In today’s ever-connected world, the plane is one of the few places where we get a few hours’ respite from our mobile phones. So is that a good thing or a bad thing? Speaking as a psychologist, I have often noticed that our technological age seems to bring out ADD symptoms in many of us. Because we know that we can access instant entertainment just by picking up our phones, we often find it hard to concentrate on tasks that call for a period of sustained focus. I know that I often have that problem, and for that reason I have cherished plane travel, as it is one place where I can definitely concentrate better if I’m focusing on a task – because I know there is no point in reaching for my phone!
Struggling with being in the present moment.
Unless you go to a remote location, or indulge in a hobby that calls for remaining in the moment, I find that people have relatively few opportunities to be truly mindful on a daily basis. I even struggle with this myself at time while at the same time, as a psychologist, I know that taking the time to be mindful is very important for everyone’s well-being. It is certainly something that I often suggest to my clients. Among younger clients in particular, I have found that many really struggle to find the quiet space they need to focus on being mindful once in a while. They grew up with, and are used to having on hand at all times, technology that offers instant gratification. Because of this, they never really “switch off”, and use the little down time they allow themselves to have to mentally run through their to-do list, fret about things that might never happen, or agonise over things that happened in the past.
The Importance of a Quiet Space
We all need some time to just sit and think. To truly feel and process our emotions. All of this is therapeutic, in and of itself. In fact, it is one of the most productive ways in which we can spend our time. We’re all so busy that it can be hard to stay in the moment, but the reality is that, when we have a problem, spending a little time really, deeply thinking about it, and processing our emotional reactions to it, is a seriously good investment that will help us not just with problem-solving, but also with getting, and remaining, in touch with our emotions. We adults often tend to shut off our emotions and neglect to deal with them, compromising our ability to be genuinely intuitive. Children are naturally mindful, as they tend to reside in the present and the very near future, and not to fret constantly, as adults do, about the past and the distant future. Giving ourselves permission to really engage with ourselves in a quiet space allows us to tap into the quality of mindfulness that we once had in childhood.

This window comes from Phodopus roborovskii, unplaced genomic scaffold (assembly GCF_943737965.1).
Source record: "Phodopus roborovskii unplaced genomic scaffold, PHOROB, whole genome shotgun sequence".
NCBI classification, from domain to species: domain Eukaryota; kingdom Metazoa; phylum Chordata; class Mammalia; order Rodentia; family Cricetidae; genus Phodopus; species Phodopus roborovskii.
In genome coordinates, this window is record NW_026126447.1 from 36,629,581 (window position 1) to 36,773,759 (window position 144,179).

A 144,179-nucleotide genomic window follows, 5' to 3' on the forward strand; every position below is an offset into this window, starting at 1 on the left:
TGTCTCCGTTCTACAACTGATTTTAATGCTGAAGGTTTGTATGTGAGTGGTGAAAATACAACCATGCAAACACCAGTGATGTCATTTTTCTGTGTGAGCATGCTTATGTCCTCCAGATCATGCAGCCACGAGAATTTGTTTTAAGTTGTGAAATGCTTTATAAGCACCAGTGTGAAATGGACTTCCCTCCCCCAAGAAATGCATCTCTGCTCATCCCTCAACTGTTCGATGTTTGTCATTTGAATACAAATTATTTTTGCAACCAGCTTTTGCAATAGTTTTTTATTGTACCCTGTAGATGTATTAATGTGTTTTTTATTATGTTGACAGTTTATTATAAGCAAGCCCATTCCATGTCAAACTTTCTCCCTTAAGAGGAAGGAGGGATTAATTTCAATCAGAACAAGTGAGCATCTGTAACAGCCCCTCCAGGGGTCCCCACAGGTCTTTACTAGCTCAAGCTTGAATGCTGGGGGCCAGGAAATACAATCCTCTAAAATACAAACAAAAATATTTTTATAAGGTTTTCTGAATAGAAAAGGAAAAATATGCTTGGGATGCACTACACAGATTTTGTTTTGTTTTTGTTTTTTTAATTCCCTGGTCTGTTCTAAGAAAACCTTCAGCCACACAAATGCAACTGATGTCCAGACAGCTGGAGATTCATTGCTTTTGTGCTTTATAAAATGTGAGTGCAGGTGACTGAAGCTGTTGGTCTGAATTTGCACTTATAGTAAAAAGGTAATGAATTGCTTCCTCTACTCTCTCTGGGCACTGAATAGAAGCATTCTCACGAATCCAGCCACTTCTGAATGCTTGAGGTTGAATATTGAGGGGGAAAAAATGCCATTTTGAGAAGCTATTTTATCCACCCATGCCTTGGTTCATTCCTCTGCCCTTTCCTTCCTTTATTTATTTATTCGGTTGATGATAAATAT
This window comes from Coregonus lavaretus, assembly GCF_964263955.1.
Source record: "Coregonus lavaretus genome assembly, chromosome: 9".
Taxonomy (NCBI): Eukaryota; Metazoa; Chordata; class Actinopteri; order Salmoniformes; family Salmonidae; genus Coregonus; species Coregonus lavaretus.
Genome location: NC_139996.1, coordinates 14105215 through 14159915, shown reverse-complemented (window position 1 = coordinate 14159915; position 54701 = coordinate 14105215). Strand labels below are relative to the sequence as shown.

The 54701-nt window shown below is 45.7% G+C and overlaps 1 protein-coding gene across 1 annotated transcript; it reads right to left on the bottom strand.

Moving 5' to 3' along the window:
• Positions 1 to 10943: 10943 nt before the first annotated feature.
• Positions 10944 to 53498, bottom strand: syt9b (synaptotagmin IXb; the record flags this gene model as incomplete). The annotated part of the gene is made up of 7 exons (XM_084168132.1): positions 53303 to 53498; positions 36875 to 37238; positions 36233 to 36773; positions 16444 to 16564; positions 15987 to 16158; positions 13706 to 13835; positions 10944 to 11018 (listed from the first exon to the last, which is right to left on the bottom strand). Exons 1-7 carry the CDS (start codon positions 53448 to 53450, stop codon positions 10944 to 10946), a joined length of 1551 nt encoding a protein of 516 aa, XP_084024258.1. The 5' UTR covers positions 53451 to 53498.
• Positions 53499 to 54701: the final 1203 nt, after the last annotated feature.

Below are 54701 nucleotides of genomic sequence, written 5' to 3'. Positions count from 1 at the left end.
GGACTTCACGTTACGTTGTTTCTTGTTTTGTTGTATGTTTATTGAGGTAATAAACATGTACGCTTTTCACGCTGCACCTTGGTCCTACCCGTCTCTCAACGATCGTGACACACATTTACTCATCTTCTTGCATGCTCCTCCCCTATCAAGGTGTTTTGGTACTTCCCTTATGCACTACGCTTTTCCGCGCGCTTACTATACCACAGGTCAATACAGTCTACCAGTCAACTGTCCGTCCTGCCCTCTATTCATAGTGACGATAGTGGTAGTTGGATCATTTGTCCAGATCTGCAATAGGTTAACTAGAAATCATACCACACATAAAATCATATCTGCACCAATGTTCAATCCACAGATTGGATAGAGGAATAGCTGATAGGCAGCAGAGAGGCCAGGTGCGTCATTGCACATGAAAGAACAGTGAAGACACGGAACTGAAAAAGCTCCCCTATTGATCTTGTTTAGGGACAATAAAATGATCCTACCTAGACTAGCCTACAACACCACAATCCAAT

The Unexpected Blessing of Having no Wi-Fi on Planes
Most of us spend so little time truly disconnected from our ever-present gadgets and the psychological tyranny of the media, I sincerely believe – as a person who suffers from gadget-dependence and as a psychologist – that we should cherish our rare opportunities to be offline for hours at a time. When we are flying, we are in a place apart from our everyday lives. We are literally above it all, and we are often not even in a specific time zone when flying. It is perfectly fitting for us to be offline, too. We can’t work, chat to our friends or browse our favourite news or gossip sites. We have no choice but to be in the here and now. I actually feel that it is a shame that now so many long-haul flights offer Wi-Fi, even if it does make working while we travel a great deal easier.
Choose to Disconnect!
I urge anyone who ever struggles with taking time out to actively choose not to connect to the Wi-Fi every now and again – whether or not they are in the air. The world won’t stop turning if you are offline for a few hours, and your mental health and well-being will be much the better for it. If necessary, sign up to a mindfulness group or an exercise class, or take yourself to a remote beach or mountaintop, and learn how to enjoy your life in the here and now. You will be glad you did! (As I write, seated on a United Airlines flight, I am painfully aware that I will be able to post this article right away because of the Wi-Fi online. Oh, the irony! Thank you, @united!)
Who can I speak to further about the issues in this article?
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